This scheme has begun in South Korea but it could be expanded to other markets soon
Owners can choose between a monthly subscription, a yearly plan, a three-year subscription, or a one-time purchase
Features available in this way are the heated seats and steering wheel, wireless Apple CarPlay, and High Beam Assistant, among others
Many automakers have been talking about offering subscription services that will work with in-car purchases but BMW is among the first to go ahead and implement this system.
The automaker recently launched a service with which owners of its cars in South Korea can log on to the ConnectedDrive store from their infotainment system in order to activate certain features of their vehicles for a fee.
In order to offer more flexibility, BMW doesn’t limit buyers to paying every month for the features they want, although this is possible in some cases.
Indeed, for most features, owners will be able to pay every month, every year, or every three years to use them. As of now, BMW still makes it possible to buy the feature outright, without a recurring fee.
It isn’t clear if the features that have been bought by the first owner would still be available to future owners since some companies have talked about resetting cars to factory settings once they are sold on the used market.
In the case of the German brand, the features that can be subscribed to include the heated seats and the heated steering wheel, among others available through the infotainment system, such as the active high beams and the wireless Apple CarPlay.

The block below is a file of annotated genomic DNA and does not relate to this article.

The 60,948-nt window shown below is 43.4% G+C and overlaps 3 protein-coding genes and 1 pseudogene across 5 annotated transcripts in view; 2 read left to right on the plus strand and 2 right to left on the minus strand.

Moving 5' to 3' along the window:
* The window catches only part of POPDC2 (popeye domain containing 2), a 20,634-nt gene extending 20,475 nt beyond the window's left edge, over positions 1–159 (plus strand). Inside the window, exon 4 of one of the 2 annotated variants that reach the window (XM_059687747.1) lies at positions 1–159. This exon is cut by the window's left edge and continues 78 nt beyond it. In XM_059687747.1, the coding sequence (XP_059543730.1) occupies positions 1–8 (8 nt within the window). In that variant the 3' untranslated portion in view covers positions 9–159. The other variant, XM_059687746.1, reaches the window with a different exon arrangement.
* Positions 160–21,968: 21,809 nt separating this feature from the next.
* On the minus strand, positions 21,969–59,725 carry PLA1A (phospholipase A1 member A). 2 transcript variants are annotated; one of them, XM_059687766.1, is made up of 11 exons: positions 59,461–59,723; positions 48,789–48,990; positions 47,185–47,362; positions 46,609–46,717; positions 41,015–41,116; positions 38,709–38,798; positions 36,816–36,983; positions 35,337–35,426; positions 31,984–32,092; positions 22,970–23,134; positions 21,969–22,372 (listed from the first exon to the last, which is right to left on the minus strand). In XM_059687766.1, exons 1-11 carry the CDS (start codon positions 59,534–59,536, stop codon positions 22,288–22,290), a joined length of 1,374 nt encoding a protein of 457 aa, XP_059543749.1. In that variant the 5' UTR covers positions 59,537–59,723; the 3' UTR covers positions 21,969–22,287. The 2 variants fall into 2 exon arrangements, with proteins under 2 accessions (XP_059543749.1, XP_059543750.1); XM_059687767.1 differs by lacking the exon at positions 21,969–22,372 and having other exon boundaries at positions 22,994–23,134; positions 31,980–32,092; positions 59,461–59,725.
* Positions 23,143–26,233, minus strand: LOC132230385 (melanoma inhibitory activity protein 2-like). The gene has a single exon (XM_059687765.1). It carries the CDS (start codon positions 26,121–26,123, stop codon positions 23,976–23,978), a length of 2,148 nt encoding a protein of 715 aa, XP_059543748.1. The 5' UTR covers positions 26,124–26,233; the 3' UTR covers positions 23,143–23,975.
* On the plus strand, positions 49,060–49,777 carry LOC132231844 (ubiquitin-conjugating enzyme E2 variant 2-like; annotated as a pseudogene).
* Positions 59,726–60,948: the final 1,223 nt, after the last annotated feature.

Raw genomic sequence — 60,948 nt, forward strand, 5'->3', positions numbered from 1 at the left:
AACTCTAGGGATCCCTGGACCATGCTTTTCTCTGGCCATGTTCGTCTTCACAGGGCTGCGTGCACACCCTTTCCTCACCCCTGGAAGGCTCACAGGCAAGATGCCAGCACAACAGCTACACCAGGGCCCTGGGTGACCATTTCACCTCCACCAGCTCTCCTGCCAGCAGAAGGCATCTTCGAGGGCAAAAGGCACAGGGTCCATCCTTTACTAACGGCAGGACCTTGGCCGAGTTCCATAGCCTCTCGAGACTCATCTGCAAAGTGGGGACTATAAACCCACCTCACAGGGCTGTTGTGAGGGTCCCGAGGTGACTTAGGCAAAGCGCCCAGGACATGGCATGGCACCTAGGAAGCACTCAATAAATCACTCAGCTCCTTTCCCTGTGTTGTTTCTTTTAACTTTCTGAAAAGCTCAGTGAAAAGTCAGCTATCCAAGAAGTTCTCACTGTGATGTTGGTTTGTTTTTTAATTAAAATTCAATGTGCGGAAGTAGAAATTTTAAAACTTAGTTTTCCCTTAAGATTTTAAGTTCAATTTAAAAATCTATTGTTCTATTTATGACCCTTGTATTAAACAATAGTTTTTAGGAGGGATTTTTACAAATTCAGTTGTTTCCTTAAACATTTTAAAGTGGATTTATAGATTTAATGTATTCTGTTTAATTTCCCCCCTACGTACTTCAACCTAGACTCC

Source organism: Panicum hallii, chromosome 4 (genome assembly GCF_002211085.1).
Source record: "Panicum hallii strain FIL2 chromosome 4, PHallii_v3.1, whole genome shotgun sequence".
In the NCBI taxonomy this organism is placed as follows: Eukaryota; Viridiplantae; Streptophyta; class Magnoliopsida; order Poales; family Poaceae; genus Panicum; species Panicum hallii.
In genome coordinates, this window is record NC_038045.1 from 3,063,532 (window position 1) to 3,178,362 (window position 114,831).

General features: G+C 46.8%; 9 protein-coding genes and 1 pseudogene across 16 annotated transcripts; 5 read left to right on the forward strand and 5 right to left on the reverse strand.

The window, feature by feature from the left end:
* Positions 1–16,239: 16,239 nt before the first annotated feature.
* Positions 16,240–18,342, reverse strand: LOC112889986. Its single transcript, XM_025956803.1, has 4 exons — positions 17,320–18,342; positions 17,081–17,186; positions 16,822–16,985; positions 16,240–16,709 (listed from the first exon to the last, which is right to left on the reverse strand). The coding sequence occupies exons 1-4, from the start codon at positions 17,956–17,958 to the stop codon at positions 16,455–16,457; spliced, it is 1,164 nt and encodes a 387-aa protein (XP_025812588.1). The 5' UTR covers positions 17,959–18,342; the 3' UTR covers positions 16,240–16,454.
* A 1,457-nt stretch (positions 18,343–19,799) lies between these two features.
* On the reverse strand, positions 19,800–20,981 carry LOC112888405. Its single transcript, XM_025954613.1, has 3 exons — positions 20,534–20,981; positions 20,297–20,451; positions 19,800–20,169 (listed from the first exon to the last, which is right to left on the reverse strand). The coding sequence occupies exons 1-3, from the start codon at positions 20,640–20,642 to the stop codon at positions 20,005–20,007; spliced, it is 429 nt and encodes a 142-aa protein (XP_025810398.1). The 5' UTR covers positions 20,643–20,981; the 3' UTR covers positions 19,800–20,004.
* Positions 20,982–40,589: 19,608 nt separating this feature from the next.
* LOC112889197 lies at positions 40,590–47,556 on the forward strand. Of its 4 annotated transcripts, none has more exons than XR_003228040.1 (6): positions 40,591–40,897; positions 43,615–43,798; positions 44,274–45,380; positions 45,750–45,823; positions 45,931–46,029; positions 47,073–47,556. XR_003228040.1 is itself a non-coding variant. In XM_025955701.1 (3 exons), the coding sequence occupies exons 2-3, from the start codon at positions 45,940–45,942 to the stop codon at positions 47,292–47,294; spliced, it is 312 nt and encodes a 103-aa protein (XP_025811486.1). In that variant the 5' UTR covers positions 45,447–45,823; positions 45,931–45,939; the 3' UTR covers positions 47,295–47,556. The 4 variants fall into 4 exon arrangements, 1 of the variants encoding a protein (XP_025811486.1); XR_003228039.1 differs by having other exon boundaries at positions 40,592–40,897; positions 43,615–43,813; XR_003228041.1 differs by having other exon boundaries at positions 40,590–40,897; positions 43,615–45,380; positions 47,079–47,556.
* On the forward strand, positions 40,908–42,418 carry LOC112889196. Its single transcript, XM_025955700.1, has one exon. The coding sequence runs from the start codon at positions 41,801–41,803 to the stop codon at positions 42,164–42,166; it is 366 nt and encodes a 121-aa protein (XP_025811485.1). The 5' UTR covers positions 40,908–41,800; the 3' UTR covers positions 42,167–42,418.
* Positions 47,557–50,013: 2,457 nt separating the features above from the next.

If BMW owners want to treat themselves to heated seats for the winter, they can choose to pay the equivalent of $18 US per month, $176 per year, or $283 for three years. Drivers who want to have access to this feature without having to pay a recurring fee can also purchase it normally for $406.
This means that drivers who only plan to use the heated seats from October to March each year would be better off subscribing to the feature during each of those months if they plan on keeping the car for less than four years, otherwise the outright purchase turns out to be more economical.
These types of choices will have to be weighed carefully by buyers since this will be a major revenue source for automakers, who will effectively charge drivers to use features that are already installed in their vehicle. Stellantis even estimates it could make up to $23 billion per year with similar subscription services by the end of the current decade.